Author Topic: A formula for tax-loss harvesting?  (Read 342 times)

Dmaynard

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A formula for tax-loss harvesting?
« on: December 28, 2018, 10:19:00 AM »
So I just learned about tax-loss harvesting (sadly too late to use it this year), but it got me thinking that there must be a formula to determine whether tax-loss harvesting (TLH) makes sense for a given individual. As far as I can tell the variables would be: the size of the loss; transaction costs of selling and buying investments; capital gains tax rate at year 0; capital gains tax rate at year X; number of years between TLH and eventual resell; anticipated growth in the investment between year 0 and year X; amount of capital gains to be offset in year 0; annual income in year 0; annual income in year X; average income tax rate in year 0; and average income tax rate in year X.

(Note: Formula would have to assume that losses are not being carried forward into year 1, and that the fund that you purchase to replace your initial fund shows the same growth rate over the long-term.)

This seems so straightforward that I'm surprised I can't find someone who's developed a formula to do this already. Am I missing something obvious that makes this impossible to calculate? Has another mustachian already cracked this and I just can't find it?

Indexer

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Re: A formula for tax-loss harvesting?
« Reply #1 on: December 28, 2018, 07:34:07 PM »
Does it need to be that complicated? I might be missing something, but it seems pretty simple.


1. You can carry forward losses into future years. Realize loss in year 0, use it to offset a gain in the current year, or in a future year.

2. Unless you make a stupid amount of money your long term gains are either taxed at 0% or 15%. You are more likely to be in the 0% bracket when you are FIRE than when you are working.

3. Transaction costs:  If you are trading Vanguard ETFs at Vanguard the transaction fees are $0.

4. If you are using an appropriate surrogate investment the growth difference should be 0%.


Harvest losses in the working years when you are in the 15% or higher LTCG bracket. Use the losses to offset gains when you can.

Short of a change in tax laws, the only way I see to screw it up is if you harvest losses to offset gains in a year when you are in the 0% bracket and then you realize even more gains(thanks to the lower cost basis) in a year when you are in a higher bracket. Just avoid doing this. If you are in the 0% LTCG bracket consider harvesting gains instead of losses.

MDM

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Re: A formula for tax-loss harvesting?
« Reply #2 on: December 28, 2018, 10:11:28 PM »
And if you have more losses than gains, those excess losses (up to $3K) are subtracted from ordinary income, saving your ordinary income marginal rate.  If that rate is more than 15%, TLH is probably a "go do" and not worth analyzing more.

MustacheAndaHalf

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Re: A formula for tax-loss harvesting?
« Reply #3 on: December 29, 2018, 02:39:41 AM »
3. Transaction costs:  If you are trading Vanguard ETFs at Vanguard the transaction fees are $0.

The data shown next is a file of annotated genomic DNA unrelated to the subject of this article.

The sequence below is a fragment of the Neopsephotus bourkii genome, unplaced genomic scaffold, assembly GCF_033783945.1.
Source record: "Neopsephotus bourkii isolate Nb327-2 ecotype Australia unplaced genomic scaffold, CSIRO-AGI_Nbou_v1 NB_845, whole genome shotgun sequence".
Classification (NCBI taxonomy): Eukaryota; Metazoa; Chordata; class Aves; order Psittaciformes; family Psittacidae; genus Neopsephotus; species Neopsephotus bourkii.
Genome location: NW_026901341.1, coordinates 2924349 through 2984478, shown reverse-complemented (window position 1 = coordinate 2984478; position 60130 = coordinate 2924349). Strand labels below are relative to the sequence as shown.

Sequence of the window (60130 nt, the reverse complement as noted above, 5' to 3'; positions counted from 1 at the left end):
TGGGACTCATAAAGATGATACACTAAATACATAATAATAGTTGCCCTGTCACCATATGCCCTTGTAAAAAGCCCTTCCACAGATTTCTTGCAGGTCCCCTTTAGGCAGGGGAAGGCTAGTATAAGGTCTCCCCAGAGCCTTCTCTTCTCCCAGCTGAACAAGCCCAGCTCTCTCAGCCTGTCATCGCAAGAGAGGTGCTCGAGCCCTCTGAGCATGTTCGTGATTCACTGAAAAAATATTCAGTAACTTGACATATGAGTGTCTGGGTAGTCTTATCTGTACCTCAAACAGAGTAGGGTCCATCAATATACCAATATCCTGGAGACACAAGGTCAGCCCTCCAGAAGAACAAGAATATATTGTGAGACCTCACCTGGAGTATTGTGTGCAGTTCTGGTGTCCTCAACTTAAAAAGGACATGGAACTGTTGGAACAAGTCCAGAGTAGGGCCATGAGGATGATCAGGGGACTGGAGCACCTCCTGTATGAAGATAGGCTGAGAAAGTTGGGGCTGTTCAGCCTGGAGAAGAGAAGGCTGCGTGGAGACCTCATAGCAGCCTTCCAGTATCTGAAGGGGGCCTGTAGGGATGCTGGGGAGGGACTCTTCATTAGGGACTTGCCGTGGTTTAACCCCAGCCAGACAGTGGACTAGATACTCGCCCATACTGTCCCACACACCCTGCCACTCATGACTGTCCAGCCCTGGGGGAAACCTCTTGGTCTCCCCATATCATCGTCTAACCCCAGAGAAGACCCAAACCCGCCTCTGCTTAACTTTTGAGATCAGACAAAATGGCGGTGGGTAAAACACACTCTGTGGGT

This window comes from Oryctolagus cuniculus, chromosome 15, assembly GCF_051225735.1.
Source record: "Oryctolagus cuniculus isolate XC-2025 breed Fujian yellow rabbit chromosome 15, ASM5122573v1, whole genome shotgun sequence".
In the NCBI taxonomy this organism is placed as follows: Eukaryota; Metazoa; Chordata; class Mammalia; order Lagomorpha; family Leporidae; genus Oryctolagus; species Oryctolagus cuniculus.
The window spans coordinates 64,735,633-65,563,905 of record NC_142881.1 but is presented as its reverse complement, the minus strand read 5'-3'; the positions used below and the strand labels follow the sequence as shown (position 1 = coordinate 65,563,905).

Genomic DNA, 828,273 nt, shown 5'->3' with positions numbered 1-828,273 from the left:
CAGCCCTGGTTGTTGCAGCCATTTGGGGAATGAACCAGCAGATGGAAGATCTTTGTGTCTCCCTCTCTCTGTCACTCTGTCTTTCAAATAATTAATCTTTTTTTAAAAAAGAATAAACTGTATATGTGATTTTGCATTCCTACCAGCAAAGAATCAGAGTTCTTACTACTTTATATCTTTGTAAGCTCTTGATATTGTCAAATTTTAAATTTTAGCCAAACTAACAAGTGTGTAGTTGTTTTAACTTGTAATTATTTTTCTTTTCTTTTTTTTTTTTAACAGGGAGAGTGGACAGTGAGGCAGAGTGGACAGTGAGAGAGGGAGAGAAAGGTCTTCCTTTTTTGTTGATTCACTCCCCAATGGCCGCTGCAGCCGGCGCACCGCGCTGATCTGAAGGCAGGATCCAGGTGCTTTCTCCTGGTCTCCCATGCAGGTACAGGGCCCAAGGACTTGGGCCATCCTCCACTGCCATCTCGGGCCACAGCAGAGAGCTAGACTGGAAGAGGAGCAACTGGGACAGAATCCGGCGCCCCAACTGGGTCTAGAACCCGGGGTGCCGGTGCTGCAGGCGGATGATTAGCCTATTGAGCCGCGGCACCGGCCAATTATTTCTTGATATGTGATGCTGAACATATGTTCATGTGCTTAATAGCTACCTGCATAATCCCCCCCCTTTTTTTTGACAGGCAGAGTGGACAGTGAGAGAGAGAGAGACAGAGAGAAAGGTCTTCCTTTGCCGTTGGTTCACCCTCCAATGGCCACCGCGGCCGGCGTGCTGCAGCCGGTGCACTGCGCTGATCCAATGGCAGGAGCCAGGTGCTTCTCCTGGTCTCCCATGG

Fixed!  Actually since August 2018, Vanguard charges $0/trade for ~1800 ETFs, including iShares, SPDR, Schwab, ...
Your original statement is still correct, but I like to get the word out whenever it comes up.  It's especially relevant to tax loss harvesting, since you can switch out of Vanguard ETFs and into Schwab/iShares.

Back to OP's assumption that it's too late.. why?  Monday is the last trading day of the year, and anything you sell on that day applies to your 2018 tax bill.  If you have something at a taxable loss, you can sell and realize that loss.

Without transaction fees, I don't see the downside in tax loss harvesting.  The IRS subtracts money from what you owe on taxes, and you keep that money invested.  Rather like an interest free loan for as long as you like.
« Last Edit: December 29, 2018, 02:42:23 AM by MustacheAndaHalf »

Dmaynard

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Re: A formula for tax-loss harvesting?
« Reply #4 on: December 31, 2018, 09:50:52 AM »
Thanks for the great replies all. I guess TLH almost always make sense. I'm trying to better understand what the actual dollar benefit is though, since this website: (https://www.kitces.com/blog/evaluating-the-tax-deferral-and-tax-bracket-arbitrage-benefits-of-tax-loss-harvesting/) highlighted the fact that the benefits are significantly smaller than the anticipated Tax-alpha savings.

Re: other comments:

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3. Transaction costs: If you are trading Vanguard ETFs at Vanguard the transaction fees are $0.
I currently keep my ETFs in investment accounts run by my bank which charge ~$7 for purchases and sales. May be worth switching everything over to Vanguard I guess.

Quote
Back to OP's assumption that it's too late.. why?  Monday is the last trading day of the year, and anything you sell on that day applies to your 2018 tax bill.  If you have something at a taxable loss, you can sell and realize that loss.
Oh, I had read somewhere that you need ~3 business days to ratify a sale, so I thought I had missed the deadline. Either way I think I may be ham-stringed by the Wash Sale Rule since I bought shares in the same ETF that I was looking to unload in the last 30 days, and wasn't planning on selling those ones. I'll look into it more though. Thanks for the tip!